Deleting Dresden and the Elbe valley will in my opinion not really help UNESCO: developped countries will be wary of inscribing big cities and may start reducing their contributions to UNESCO; the USA will continue to refrain from nominating any sites that may include private property; dictatorial states will continue not to care - on the contrary, Oman may in future claim that the deletion of the Oryx sanctuary was not so bad after all since big, developed, democratic Germany suffered a similar fate...

Anyway, the next fights seem to be scheduled already: bridges in Bordeaux and the Upper Rhine Valley, skyscrapers in Saint Petersbourg, and of course good old Cologne...

Author Solivagant
Partaker
#3 | Posted: 17 Mar 2009 05:45 | Edited by: Solivagant 
And UK of course received 3 "visits" from the UNESCO "police" last year - for Edinburgh, Bath and Tower of London.
This is a game of "political poker" because UNESCO knows that if it actually fires its final shot (delisting) it has in fact lost that particular game - but (to mix metaphors!) this is a 5 set match at least - so it tries to play things "long" and not make really clear what the result of the visits has been - the technique seems to be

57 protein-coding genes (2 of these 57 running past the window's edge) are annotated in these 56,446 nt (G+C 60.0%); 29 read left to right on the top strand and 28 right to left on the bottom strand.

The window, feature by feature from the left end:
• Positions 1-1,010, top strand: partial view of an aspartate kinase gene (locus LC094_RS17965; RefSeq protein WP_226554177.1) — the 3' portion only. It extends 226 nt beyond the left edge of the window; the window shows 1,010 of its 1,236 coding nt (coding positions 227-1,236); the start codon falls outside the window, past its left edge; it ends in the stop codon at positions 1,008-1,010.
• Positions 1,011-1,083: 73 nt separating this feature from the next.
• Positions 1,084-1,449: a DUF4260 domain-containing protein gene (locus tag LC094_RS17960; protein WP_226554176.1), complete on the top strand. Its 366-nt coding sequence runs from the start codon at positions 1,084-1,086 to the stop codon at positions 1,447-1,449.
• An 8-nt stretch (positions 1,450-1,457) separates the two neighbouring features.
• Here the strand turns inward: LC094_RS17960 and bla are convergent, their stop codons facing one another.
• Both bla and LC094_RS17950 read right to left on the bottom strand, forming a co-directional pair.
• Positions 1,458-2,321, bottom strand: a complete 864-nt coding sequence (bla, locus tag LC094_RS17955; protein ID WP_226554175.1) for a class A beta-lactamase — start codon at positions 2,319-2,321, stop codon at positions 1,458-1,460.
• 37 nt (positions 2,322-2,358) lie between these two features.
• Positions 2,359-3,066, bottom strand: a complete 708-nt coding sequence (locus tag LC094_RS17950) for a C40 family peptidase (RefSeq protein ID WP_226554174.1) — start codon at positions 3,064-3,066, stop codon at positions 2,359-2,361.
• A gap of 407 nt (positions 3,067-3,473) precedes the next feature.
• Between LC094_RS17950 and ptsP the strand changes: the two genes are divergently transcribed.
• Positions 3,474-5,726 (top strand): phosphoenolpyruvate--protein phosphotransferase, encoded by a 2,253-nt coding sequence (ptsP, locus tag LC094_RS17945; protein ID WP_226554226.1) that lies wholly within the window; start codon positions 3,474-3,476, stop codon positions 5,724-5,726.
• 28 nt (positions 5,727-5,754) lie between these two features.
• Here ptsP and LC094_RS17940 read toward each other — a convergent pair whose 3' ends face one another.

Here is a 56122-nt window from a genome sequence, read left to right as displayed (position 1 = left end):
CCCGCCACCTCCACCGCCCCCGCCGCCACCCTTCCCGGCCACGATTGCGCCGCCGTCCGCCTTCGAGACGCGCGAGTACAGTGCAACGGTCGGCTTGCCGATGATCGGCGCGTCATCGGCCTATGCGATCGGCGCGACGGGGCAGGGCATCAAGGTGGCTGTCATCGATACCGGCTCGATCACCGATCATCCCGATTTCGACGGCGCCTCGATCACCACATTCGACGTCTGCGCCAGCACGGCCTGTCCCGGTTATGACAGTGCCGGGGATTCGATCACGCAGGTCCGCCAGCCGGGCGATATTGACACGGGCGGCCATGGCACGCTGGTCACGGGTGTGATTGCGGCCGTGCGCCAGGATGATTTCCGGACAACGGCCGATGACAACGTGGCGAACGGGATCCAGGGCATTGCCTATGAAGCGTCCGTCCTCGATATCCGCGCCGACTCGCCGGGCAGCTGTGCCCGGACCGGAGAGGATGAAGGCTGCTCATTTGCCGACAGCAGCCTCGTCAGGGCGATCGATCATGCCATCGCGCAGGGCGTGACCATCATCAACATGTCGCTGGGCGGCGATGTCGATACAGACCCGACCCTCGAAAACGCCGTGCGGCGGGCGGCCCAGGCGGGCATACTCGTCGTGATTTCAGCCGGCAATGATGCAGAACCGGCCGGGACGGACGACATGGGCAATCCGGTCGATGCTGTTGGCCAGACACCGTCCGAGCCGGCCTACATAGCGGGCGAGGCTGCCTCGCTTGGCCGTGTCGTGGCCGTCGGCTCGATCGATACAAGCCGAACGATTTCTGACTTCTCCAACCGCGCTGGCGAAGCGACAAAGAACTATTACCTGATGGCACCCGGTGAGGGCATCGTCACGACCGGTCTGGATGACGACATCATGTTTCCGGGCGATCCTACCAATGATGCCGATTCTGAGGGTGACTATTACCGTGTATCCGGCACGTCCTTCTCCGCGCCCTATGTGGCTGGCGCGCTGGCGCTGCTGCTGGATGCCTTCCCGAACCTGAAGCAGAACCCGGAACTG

a. to allow the possiblity of delisting to be talked up as much as possible before hand (but not by UNESCO of course!!) -hopefully giving extra leverage to the anti development campaigners
http://thescotsman.scotsman.com/scotland/Unesco-visit-Is-Edinburgh-between.4679825.jp
b. UNESCO then makes some gnomic statement which "gives hope" but doesn't give the whole picture ("The report will be published next year ....") thus maintaining the pressure
http://news.scotsman.com/edinburghplanningissues/Capital-to-retain-heritage-status.46 99441.jp

The UK government of course is also "playing a game" with its "consultation exercise" about whether or not to go for any more inscriptions. But, if it doesn't go for any more, will it be becuase it is fed up with the cost and UNESCO interference or because UNESCO has indicated that UK already has more than its fair share of sites? Well, certainly UNESCO has indicated a certain inbalance in the list as between European countries and those of other continents, but UK is hardly the "worst offender" in this matter!

Meanwhile, as Khuft indicates, far more important preservation matters seem to be passing UNESCO by since they lack the leverage on totalitarian or incompetent governments. I can fully see that UNESCO faces a problem with these countries - It wants to improve their preservation/conservation practices so does it "hang on in" ignoring infractions and hoping to at least make some impact or does it give up and walk away via a delisting? It is the same dilemma faced by aid agencies in countries like Sudan and Zimbabwe.